May I suggest something? Forget the televangelists of our modern day. Disregard the critical biblical scholars and the bestselling authors of our time. Don’t get your information from modern experts on Luther or Calvin – read Luther and Calvin for yourself. Get your information straight from the horse’s mouth.
And if you’re feeling especially adventurous? Go back even further. Read about Polycarp who was a disciple of the beloved apostle John. The Martyrdom of Polycarp was written by Polycarp’s disciple Irenaeus, who went on to write Against Heresies circa 175-185 AD. Irenaeus was a disciple of Polycarp who was a disciple of the Apostle John. If you want to know what early Christian’s believed, taught, and practiced, it doesn’t get much earlier than that! Here’s a link to his work so that you can read it for yourself: Against Heresies
My advice to you? Skip the so called reformers who arrived on the scene some 1,500 years after the fact. Read the apostolic fathers – get it straight from the horse’s mouth!
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universal -according to the whole ↩
Institutes of Christian Religion Book IV 17 ↩
Short Treatise on the Lord’s Supper, 17 ↩
Sermon 101 The Duty of Constant Communion Text from the 1872 Edition ↩
Luther’s Collected Works, Wittenburg Edition, no. 7 p, 391 ↩
Brief Confession Concerning the Holy Sacrament, September 1544; LW, Vol. XXXVIII, 291-292 ↩
Sermon, Christmas, 1531 ↩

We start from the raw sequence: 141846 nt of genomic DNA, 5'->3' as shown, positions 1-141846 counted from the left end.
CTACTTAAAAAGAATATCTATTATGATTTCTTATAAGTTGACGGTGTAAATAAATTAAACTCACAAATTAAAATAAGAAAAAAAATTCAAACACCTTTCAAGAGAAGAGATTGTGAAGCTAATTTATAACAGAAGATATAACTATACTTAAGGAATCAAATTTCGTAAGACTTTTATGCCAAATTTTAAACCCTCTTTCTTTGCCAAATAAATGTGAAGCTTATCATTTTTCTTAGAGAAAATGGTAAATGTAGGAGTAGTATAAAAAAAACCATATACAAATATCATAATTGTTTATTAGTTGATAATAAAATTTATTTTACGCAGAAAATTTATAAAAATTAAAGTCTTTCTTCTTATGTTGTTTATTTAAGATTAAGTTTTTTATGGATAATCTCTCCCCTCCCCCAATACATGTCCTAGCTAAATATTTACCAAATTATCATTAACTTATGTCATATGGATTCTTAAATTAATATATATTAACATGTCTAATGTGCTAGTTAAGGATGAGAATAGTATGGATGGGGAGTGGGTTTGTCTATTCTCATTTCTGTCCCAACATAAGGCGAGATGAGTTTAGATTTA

Calvini Opera [Braunshweig-Berlin, 1863-1900], Volume 45, 348 ↩
Zwingli Opera, Corpus Reformatorum, Volume 1, 427-428 ↩
Sermon: “On the Day of the Conception of the Mother of God,” 1527 ↩
Luther’s Works, eds. Jaroslav Pelikan (vols. 1-30) & Helmut T. Lehmann (vols. 31-55), St. Louis: Concordia Pub. House (vols. 1-30); Philadelphia: Fortress Press (vols. 31-55), 1955, v.45:206,212-3 / That Jesus Christ was Born a Jew 1523 ↩
Harmony of Matthew, Mark & Luke, sec. 39 (Geneva, 1562), vol. 1 / From Calvin’s Commentaries, tr. William Pringle, Grand Rapids, MI: Eerdmans, 1949, p107; on Matthew 1:25 ↩
G. R. Potter, Zwingli, London: Cambridge Univ. Press, 1976, pp.76 / The Perpetual Virginity of Mary . . ., Sep. 17, 1522 ↩
Zwingli Opera, Corpus Reformatorum, Volume 1, 424 ↩
Institutes of Christian Religion Book IV, 15:1 ↩
Institutes of Christian Religion Book IV, 15 Scripture cited Mark 16:16 ↩
Large Catechism 1529 From edition by Augsburg Publishing House (Minneapolis), 1935, sections 223-224, 230, pages 162, 165 ↩
A Refutation 1527 ↩
The Babylonian Captivity of the Church, 1520, from the translation of A.T.W. Steinhauser, Philadelphia: Fortress Press, rev. ed., 1970, 197 ↩
Institutes of Christian Religion Book IV, 16:5 ↩
Disagreements in the earliest Christian communities had nothing to do with whether infant baptism should be practiced, but rather with whether it should be given immediately after birth or whether parents should delay eight days in keeping with the Jewish ritual of circumcision. ↩
Concerning Rebaptism: A Letter to Two Pastors, 1528, Luther’s Works [“LW”], Vol. 40, 225-262; translated by Conrad Bergendoff, pp. 231-232, 251, 256-257 ↩